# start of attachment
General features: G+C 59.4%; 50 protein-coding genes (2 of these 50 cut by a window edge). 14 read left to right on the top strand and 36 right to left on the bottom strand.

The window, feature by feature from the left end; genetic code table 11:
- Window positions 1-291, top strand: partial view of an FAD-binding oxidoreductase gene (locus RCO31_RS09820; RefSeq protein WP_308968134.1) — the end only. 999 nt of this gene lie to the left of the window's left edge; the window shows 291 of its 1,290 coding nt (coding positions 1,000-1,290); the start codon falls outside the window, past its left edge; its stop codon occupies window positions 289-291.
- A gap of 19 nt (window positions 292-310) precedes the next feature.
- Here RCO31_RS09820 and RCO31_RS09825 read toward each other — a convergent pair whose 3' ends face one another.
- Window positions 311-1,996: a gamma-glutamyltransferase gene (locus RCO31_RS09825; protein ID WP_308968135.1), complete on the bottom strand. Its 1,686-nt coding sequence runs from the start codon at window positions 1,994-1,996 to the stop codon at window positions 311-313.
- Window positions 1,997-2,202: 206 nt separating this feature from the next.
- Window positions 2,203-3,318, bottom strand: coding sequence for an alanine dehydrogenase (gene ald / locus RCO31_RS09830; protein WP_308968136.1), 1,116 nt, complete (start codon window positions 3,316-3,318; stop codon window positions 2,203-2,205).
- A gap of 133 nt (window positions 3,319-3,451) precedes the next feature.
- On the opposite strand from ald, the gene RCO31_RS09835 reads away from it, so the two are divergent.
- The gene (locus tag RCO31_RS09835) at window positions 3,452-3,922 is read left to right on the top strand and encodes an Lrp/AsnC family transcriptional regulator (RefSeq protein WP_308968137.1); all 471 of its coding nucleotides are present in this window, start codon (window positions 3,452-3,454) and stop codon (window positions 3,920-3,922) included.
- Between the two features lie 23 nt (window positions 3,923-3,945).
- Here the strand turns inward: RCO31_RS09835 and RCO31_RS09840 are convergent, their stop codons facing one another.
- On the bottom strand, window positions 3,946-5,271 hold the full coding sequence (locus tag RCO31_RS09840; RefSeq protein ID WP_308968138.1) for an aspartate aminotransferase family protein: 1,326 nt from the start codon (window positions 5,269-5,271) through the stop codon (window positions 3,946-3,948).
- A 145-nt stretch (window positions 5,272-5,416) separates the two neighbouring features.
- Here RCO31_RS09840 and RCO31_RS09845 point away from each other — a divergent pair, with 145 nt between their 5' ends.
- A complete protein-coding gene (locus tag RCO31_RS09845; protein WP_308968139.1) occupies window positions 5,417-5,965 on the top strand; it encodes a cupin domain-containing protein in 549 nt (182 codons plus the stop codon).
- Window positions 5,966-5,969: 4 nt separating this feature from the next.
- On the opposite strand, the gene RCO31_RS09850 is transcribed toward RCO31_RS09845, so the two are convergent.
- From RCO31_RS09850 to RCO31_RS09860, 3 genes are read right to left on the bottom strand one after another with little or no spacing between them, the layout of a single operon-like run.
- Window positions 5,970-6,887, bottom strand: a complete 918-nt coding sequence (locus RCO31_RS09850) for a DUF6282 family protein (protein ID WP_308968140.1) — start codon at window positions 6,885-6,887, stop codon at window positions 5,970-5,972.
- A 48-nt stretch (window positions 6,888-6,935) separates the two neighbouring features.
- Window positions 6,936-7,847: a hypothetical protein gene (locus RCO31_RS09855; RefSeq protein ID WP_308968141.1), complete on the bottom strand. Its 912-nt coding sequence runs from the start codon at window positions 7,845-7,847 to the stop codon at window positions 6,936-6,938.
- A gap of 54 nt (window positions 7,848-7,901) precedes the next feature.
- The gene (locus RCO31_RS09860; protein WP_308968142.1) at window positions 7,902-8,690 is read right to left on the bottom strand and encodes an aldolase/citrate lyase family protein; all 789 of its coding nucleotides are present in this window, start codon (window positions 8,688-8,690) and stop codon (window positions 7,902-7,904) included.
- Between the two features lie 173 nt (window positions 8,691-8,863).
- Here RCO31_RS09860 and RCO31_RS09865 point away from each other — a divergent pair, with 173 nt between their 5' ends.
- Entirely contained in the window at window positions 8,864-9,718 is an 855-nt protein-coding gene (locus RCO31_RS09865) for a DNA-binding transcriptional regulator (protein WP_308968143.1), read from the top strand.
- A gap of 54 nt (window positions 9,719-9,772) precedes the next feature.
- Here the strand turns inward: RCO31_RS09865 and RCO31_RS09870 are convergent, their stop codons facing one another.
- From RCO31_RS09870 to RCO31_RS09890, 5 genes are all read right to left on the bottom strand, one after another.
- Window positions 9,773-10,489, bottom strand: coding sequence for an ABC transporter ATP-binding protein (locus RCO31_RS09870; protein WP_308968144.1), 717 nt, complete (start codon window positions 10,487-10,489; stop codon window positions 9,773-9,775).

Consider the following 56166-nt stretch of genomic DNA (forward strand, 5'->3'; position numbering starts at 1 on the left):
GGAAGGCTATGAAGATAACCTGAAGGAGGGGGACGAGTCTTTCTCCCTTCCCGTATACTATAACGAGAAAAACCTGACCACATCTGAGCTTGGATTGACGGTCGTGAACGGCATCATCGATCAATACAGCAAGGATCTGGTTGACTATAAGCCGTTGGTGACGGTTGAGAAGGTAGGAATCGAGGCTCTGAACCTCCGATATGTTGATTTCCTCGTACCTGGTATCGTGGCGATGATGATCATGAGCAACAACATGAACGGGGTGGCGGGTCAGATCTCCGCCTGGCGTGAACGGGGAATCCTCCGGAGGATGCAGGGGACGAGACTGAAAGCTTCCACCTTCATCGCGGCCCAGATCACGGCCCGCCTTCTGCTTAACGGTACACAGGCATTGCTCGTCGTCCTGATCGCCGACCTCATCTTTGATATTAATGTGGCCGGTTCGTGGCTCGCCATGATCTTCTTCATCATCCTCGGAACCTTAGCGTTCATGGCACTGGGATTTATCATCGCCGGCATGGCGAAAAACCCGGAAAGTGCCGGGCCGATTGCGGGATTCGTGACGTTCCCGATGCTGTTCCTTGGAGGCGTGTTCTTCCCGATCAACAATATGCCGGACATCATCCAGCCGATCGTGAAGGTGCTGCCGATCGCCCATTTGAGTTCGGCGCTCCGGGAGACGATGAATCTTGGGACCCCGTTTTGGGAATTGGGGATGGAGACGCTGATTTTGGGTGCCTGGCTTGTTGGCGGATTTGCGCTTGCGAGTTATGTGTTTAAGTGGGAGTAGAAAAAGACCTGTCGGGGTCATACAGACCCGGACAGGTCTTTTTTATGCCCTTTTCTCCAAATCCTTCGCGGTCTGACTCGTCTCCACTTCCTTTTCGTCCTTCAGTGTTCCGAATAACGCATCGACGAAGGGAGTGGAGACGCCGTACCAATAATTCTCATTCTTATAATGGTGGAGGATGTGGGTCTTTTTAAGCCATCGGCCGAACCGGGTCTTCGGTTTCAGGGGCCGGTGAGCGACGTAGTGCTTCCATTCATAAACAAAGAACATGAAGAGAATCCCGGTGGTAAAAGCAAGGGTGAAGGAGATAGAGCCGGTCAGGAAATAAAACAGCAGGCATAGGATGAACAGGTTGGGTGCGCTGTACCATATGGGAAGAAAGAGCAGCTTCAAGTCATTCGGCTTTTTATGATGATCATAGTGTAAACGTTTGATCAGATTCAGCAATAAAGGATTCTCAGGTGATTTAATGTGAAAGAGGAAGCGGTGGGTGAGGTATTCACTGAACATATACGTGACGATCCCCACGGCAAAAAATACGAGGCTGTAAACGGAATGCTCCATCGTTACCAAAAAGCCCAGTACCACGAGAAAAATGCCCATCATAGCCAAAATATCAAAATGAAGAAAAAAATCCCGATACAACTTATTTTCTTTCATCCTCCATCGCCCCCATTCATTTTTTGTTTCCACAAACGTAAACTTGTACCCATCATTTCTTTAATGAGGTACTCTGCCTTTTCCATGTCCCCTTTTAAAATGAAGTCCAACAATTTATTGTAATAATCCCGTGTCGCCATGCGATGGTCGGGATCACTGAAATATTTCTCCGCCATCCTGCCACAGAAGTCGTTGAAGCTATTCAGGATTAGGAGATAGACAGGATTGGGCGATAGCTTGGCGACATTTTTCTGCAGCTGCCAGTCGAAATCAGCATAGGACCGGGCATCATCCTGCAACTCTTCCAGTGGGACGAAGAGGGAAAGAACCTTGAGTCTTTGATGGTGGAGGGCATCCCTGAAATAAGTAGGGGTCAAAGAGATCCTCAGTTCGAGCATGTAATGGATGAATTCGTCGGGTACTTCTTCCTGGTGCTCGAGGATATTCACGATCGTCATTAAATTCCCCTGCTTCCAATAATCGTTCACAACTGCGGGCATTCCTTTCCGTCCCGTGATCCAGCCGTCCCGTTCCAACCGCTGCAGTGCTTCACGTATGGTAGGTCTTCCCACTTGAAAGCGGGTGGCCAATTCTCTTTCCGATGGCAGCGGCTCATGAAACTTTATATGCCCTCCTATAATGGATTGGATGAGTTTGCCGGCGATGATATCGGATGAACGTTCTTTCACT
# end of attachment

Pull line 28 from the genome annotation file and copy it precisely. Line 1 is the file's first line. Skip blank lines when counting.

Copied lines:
- Entirely contained in the window at window positions 8,864-9,718 is an 855-nt protein-coding gene (locus RCO31_RS09865) for a DNA-binding transcriptional regulator (protein WP_308968143.1), read from the top strand.